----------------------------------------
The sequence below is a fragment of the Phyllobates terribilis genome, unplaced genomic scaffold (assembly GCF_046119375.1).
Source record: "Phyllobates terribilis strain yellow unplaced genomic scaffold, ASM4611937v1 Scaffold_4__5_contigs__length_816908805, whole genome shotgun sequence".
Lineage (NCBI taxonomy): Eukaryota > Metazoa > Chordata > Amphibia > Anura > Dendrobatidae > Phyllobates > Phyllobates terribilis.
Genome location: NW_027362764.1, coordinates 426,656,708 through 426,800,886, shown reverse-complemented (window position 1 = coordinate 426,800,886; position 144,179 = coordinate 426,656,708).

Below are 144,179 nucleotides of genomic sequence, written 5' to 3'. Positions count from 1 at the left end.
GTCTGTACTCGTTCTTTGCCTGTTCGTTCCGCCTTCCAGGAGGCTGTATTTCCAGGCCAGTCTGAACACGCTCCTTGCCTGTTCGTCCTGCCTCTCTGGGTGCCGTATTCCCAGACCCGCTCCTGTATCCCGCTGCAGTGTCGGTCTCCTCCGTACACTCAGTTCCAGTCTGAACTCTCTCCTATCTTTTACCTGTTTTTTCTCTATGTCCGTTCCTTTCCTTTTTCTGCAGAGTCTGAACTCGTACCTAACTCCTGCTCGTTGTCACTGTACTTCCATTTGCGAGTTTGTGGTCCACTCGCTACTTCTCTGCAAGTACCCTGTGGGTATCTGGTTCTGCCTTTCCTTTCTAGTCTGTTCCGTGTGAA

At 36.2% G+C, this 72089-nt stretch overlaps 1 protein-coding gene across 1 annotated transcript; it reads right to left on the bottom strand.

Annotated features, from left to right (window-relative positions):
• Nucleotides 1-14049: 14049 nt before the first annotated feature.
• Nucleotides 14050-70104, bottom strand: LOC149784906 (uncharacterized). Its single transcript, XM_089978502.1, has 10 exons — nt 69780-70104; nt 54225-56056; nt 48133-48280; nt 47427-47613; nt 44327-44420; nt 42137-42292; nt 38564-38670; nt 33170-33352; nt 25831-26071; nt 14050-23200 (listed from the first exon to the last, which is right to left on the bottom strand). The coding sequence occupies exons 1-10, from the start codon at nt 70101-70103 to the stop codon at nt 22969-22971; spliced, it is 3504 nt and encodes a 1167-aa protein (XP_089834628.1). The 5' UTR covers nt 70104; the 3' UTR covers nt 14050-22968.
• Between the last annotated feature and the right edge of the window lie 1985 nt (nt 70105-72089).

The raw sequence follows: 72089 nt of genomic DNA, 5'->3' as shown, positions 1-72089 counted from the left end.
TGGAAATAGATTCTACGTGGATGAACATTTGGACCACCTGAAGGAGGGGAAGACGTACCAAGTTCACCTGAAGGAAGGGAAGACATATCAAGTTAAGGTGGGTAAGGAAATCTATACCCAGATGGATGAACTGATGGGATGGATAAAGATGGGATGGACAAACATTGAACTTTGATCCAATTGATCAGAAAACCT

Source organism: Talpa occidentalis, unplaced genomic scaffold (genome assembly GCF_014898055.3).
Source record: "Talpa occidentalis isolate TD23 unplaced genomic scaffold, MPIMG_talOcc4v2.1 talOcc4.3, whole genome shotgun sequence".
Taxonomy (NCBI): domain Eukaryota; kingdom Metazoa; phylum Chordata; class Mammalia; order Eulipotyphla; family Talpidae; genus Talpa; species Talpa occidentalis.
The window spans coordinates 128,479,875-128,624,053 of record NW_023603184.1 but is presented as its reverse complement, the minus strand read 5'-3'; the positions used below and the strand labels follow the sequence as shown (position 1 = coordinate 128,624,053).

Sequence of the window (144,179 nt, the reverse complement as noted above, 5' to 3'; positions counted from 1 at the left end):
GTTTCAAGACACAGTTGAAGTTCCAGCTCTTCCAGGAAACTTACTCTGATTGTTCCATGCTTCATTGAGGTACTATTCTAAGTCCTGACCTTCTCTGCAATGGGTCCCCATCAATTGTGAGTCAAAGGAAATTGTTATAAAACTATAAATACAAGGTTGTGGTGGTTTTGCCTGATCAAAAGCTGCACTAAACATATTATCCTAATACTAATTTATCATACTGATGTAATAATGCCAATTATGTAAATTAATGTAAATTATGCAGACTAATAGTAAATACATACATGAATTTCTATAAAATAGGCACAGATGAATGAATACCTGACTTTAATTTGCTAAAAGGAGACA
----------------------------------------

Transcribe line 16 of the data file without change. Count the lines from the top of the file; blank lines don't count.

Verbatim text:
Taxonomy (NCBI): domain Eukaryota; kingdom Metazoa; phylum Chordata; class Mammalia; order Eulipotyphla; family Talpidae; genus Talpa; species Talpa occidentalis.